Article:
In just a few short weeks, SB1733 will go into effect. While we all hope that the word has gotten out, there will be some members of the public who may not know that your holstered handgun is actually legal, and more importantly, not a threat. Even among those who know, there will be a subset of anti gunners who will think it's their job to give you a hard time.
Much of what is being suggested here is gleaned from the experiences of open carriers in other states.
There are as many different reasons to carry a visible firearm as there are people who will carry. Obviously, deterrence and ease of access are major reasons to choose to OC. Another very important reason is that it can place you in a position to be a good ambassador for lawful gun owners. Keep this in mind when you decide how to handle encounters with the public.
You will likely get a number of questions. These may include, "Why do you have a gun?", "Is that legal?", "What gives you the right to walk around with that?", "Are you a cop?", "Do you have a license for that?", "Are you compensating for something?", "You planning to shoot someone?" Some of these questions may be coming from an anti who thinks it's a good idea to harass someone they claim to be afraid of (huh?), but others may be a curious gun owner who really just wants to know how you get to carry like that. The trick is not to react, but to listen for a second and find out where they really are coming from.
I've found that by pondering these questions in advance, I am better prepared to respond in a manner that doesn't make me look dumb. Of course, your answer will depend on the tone and body language of the person asking the question.
First and foremost, unless you are in a bonafide self defense scenario, NEVER EVER touch your handgun. It could be taken as a threatening or intimidating act. If you feel it's necessary to protect your handgun while you are being distracted, then "elbow check" it. Just don't put your hands on your handgun. Second, know and understand that it is a CRIME to impersonate a police officer. Never say anything that could get you into legal trouble.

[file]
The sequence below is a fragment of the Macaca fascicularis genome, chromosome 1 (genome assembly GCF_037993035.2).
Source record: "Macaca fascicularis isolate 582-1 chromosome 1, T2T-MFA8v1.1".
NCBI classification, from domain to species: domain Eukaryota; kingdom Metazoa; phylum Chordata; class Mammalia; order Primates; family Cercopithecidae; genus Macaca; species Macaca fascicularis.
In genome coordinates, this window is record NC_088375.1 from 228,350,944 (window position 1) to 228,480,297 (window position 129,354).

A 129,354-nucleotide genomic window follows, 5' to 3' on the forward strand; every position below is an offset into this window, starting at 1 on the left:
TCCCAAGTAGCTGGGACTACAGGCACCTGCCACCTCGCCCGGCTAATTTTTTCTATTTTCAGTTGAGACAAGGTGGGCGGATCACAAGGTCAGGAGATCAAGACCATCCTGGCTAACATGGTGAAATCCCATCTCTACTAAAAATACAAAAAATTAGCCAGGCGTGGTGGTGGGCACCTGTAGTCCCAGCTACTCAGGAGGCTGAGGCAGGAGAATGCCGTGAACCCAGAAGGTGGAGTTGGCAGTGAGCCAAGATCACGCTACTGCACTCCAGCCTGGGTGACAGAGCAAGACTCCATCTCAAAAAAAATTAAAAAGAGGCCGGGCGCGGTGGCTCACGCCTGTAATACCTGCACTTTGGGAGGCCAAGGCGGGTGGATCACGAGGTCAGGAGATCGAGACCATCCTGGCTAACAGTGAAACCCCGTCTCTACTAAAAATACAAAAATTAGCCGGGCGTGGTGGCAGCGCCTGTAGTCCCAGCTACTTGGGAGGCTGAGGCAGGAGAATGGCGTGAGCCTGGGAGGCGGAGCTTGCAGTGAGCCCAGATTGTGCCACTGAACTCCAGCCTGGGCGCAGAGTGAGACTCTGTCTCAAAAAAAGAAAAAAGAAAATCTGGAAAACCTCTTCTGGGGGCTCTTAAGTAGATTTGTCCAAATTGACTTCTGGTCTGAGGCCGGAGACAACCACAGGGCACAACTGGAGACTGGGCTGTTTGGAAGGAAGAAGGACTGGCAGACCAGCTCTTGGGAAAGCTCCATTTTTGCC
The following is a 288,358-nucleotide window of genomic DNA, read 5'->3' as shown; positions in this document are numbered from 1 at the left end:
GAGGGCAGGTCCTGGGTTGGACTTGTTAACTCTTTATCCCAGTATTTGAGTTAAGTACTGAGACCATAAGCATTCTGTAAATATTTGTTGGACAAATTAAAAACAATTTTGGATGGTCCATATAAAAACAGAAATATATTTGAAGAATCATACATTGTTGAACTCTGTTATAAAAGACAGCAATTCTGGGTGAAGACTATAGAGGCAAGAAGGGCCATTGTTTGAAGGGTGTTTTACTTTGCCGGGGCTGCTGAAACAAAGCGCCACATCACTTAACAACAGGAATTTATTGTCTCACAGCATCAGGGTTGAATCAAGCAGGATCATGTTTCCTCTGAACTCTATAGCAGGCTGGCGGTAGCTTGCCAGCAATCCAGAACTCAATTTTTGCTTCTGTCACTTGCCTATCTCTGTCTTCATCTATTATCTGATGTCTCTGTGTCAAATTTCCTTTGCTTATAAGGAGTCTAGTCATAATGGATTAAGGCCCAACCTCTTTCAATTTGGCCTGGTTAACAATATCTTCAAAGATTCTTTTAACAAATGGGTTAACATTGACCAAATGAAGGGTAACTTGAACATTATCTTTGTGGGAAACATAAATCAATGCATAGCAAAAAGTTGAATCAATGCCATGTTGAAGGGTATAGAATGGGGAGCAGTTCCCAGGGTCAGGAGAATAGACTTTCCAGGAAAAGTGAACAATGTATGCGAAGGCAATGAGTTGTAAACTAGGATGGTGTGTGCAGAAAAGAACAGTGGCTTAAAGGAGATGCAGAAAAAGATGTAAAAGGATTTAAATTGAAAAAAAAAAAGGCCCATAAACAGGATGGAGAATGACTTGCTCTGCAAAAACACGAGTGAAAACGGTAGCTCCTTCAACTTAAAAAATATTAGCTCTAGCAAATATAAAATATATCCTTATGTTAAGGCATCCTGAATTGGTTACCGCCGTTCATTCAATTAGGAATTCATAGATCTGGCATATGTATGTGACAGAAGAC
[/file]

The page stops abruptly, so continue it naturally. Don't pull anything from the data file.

When it comes to members of the public, you have no obligation to answer any question. There is always the temptation to answer a "stupid" question with sarcasm. Depending on the demeanor of the person engaging you, you may decide that this is completely appropriate. "Because a police officer is too heavy", "Compensating? Why yes..my Corvette is in the shop"
I have open carried in my business for some time. It has been my experience that when I thoughtfully answer questions with the top goal being to communicate that I'm not a threat, sometimes I take someone who is on the fence and sway them to my side. Other times, the rabid anti becomes less rabid. Of course there are some who will not ever be swayed. With those people, my goal becomes to disengage at my first reasonable opportunity.
Remember that when you are in someone's business, the law allows business owners and their designees to control the possession of handguns on their private property. Nothing requires them to put up a sign. We don't want them to put up a sign. Even if you are embarrassed, DON'T ARGUE, and JUST CALMLY LEAVE. Don't ask "Where is the sign?" Either return later (unarmed or concealed) and try to have a calm, educational discussion with the owner or manager, or share your experience with our community so that we can work together to convince that gatekeeper that banning lawful carriers is a bad idea. Don't be that guy that totally confirms the idea that LACs with guns are scary jerks. Give us all the chance to salvage a good educational opportunity.